As the United States has become the epicenter of the worldwide COVID-19 pandemic, much attention has been paid to metropolitan areas like New York City, where density and population are the largest.
But what about rural communities, especially those in the Deep South?
Researchers in Auburn University’s College of Agriculture hope to give rural areas of the Deep South a voice to the hardships they have endured during the crisis.
“While there has been some media attention on the impact of the pandemic on rural communities, particularly in light of the impact to the meat processing section, few have focused exclusively on rural areas and even fewer on the Deep South more broadly,” said Ryan Thomson, assistant professor in the Department of Agricultural Economics and Rural Sociology.
“There are many questions about the impacts to these areas, which too often are considered an afterthought despite their important and vibrant communities,” Thomson said.
This “grand omission,” as Thomson calls it, became the genesis of a research project including himself, Professor Michelle Worosz and graduate research assistant KC Vick titled “Rural Responses to the COVID-19 Pandemic: Analysis of Big Data from Southern Rural Communities.”
“Much of the rural South suffers from persistent poverty, and the arrival of COVID-19 only makes rural vitality that much more difficult,” he said. “Millions of people live in these areas, and many are consistently overlooked. By blending our shared rural and medical interests, we seek to document and give voice to their daily troubles during the COVID-19 crisis.”
The research project — in its initial stages with a $5,000 planning grant from the College of Agriculture — has two aims, Thomson said.
“First, we make use of big data to identify the primary concerns among rural communities as expressed on Twitter,” he said. “These data are analyzed using qualitative coding and text mining software to tease out key themes.”
While it is a relatively new strategy for social scientists, Twitter has become an increasingly important means of tracking disease surveillance and community disaster response, Thomson said.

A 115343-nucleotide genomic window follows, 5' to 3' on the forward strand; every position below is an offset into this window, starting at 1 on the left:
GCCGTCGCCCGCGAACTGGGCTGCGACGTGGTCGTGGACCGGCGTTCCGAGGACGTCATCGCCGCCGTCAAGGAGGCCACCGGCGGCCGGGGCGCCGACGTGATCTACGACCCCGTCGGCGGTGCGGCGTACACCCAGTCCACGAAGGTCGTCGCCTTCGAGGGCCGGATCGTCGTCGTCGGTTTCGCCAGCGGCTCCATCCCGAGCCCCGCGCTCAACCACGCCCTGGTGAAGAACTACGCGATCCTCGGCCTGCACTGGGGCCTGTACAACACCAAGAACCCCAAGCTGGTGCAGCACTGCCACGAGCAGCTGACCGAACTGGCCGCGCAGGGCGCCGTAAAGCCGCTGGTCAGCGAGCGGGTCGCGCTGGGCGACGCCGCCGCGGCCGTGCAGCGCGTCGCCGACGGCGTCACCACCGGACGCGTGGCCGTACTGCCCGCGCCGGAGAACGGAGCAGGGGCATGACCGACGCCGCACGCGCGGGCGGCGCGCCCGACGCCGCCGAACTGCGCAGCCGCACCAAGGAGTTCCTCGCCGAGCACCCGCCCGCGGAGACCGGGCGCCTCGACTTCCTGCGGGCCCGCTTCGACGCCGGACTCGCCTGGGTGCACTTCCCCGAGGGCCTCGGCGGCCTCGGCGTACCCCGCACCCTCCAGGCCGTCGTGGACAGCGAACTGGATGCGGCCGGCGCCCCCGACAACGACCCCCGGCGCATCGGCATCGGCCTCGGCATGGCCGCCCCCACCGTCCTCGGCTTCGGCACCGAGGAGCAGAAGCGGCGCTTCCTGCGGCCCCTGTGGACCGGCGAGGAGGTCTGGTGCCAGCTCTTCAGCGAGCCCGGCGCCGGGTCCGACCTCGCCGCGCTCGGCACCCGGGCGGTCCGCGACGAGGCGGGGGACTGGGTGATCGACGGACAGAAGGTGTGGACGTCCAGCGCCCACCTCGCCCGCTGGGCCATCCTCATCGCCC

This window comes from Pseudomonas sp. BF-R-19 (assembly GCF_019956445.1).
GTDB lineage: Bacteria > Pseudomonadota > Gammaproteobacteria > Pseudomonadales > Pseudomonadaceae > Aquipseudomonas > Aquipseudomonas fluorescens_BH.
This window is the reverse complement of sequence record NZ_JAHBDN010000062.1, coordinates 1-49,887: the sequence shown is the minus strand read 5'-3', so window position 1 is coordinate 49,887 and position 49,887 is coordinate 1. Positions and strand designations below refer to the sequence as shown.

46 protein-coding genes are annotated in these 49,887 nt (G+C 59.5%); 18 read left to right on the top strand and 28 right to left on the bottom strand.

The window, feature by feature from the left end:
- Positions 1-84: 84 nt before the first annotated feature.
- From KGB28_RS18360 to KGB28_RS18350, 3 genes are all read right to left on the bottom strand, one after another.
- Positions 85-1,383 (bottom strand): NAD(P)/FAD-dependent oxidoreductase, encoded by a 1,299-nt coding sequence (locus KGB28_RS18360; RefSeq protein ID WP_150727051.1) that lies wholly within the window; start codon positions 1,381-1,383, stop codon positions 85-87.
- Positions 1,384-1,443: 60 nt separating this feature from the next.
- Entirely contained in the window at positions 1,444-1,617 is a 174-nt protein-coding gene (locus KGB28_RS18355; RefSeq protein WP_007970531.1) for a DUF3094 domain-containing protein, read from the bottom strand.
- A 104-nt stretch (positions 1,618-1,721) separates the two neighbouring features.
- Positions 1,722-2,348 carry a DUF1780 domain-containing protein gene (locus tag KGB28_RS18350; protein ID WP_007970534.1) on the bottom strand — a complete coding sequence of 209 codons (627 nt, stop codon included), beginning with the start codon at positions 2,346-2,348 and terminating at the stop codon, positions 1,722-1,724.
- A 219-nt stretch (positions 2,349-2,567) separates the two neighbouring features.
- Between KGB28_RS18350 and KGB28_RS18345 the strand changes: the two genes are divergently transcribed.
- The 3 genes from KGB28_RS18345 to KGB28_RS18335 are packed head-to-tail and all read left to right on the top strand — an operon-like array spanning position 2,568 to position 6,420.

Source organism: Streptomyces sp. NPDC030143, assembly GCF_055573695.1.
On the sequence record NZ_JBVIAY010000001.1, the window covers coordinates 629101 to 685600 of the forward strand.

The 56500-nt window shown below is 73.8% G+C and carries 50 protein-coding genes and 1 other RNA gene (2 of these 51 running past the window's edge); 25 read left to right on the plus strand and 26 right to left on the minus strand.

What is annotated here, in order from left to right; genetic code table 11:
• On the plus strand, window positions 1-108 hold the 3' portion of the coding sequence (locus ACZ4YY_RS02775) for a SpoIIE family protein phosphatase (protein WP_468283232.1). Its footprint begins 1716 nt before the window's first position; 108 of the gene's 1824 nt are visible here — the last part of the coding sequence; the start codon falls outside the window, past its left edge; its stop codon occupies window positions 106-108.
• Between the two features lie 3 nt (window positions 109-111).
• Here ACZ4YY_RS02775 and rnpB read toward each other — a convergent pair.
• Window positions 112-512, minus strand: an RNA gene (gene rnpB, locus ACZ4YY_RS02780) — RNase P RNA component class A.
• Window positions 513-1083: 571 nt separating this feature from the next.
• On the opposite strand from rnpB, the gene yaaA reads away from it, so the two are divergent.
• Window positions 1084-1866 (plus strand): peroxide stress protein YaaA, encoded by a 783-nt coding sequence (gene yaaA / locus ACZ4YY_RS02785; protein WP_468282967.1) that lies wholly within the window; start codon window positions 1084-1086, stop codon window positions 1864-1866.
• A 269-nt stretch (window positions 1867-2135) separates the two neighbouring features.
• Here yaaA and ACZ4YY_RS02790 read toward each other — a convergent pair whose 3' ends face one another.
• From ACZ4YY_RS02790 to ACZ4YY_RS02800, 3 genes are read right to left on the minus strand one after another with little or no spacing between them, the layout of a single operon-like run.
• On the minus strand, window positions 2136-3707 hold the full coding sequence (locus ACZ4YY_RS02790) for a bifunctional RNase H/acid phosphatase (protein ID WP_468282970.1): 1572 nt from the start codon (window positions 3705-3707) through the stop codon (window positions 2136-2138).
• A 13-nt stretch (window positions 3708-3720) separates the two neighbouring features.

“Second, we plan to use these findings as a foundation for an expanded study integrating public health data to further explore these concerns and investigate the long-term impact of the pandemic on regional health disparities.”
There is a lot of uncertainty regarding rural community health, although it is well known that these areas tend to have a number of residents who are older than urban residents and afflicted with higher rates of negative health indicators — obesity, hypertension, chronic respiratory disease, drug addiction — that lead to markedly shorter life spans, he said. A high percentage also struggle with food security.
“We have observed that COVID-19 was slow to arrive in many rural areas, in part due to more limited availability of testing,” Thomson said. “Once positive cases were identified, they have been accompanied by a relatively quick community spread and a spike in the number of cases.”
Many non-metropolitan counties do not have hospitals, he said, and residents are faced with a range of challenges in accessing health care.
“Even in rural counties with hospitals and clinics, many are facing shortages of doctors, nurses, ICU beds, ventilators and personal protective equipment,” Thomson said. “Many of these hospitals are unable to stockpile equipment because they operate on thin margins, and now it is too late to get it.”
The project focuses on 100 “non-metro,” Black Belt counties throughout Alabama, Mississippi and Georgia as designated by the U.S. Census Bureau for the region’s dark, fertile soil. Using geographic identifiers, researchers can focus exclusively on these rural counties.
While pandemic-mandated social distancing has created numerous challenges for data collection, Thomson and his colleagues are making strategic use of digital methods.
“More specifically, we are web-scraping thousands of social media posts from the rural counties we identified between January and July 2020,” he said. “This approach will enable us to sift through the content and map the leading concerns throughout the region. We will then explore these various issues alongside public health data.”
This story originally appeared on Auburn University’s website.